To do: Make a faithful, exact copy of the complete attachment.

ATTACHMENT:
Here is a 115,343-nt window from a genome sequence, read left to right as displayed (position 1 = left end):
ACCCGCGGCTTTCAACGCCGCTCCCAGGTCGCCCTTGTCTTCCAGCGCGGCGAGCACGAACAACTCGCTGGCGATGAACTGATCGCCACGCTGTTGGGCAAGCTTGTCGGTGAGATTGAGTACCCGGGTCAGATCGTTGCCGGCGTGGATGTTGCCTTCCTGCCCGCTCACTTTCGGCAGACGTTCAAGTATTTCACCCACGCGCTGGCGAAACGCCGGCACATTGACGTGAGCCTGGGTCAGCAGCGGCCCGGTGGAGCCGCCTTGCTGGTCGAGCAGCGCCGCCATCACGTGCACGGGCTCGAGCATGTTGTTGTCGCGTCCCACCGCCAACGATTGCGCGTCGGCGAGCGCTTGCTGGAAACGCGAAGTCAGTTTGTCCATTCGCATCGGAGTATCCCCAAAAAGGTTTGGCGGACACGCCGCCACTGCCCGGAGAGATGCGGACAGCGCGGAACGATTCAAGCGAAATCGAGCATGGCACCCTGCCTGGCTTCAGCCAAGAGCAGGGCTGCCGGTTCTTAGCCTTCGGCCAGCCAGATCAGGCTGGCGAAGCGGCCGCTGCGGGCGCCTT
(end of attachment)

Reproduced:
Here is a 115,343-nt window from a genome sequence, read left to right as displayed (position 1 = left end):
ACCCGCGGCTTTCAACGCCGCTCCCAGGTCGCCCTTGTCTTCCAGCGCGGCGAGCACGAACAACTCGCTGGCGATGAACTGATCGCCACGCTGTTGGGCAAGCTTGTCGGTGAGATTGAGTACCCGGGTCAGATCGTTGCCGGCGTGGATGTTGCCTTCCTGCCCGCTCACTTTCGGCAGACGTTCAAGTATTTCACCCACGCGCTGGCGAAACGCCGGCACATTGACGTGAGCCTGGGTCAGCAGCGGCCCGGTGGAGCCGCCTTGCTGGTCGAGCAGCGCCGCCATCACGTGCACGGGCTCGAGCATGTTGTTGTCGCGTCCCACCGCCAACGATTGCGCGTCGGCGAGCGCTTGCTGGAAACGCGAAGTCAGTTTGTCCATTCGCATCGGAGTATCCCCAAAAAGGTTTGGCGGACACGCCGCCACTGCCCGGAGAGATGCGGACAGCGCGGAACGATTCAAGCGAAATCGAGCATGGCACCCTGCCTGGCTTCAGCCAAGAGCAGGGCTGCCGGTTCTTAGCCTTCGGCCAGCCAGATCAGGCTGGCGAAGCGGCCGCTGCGGGCGCCTT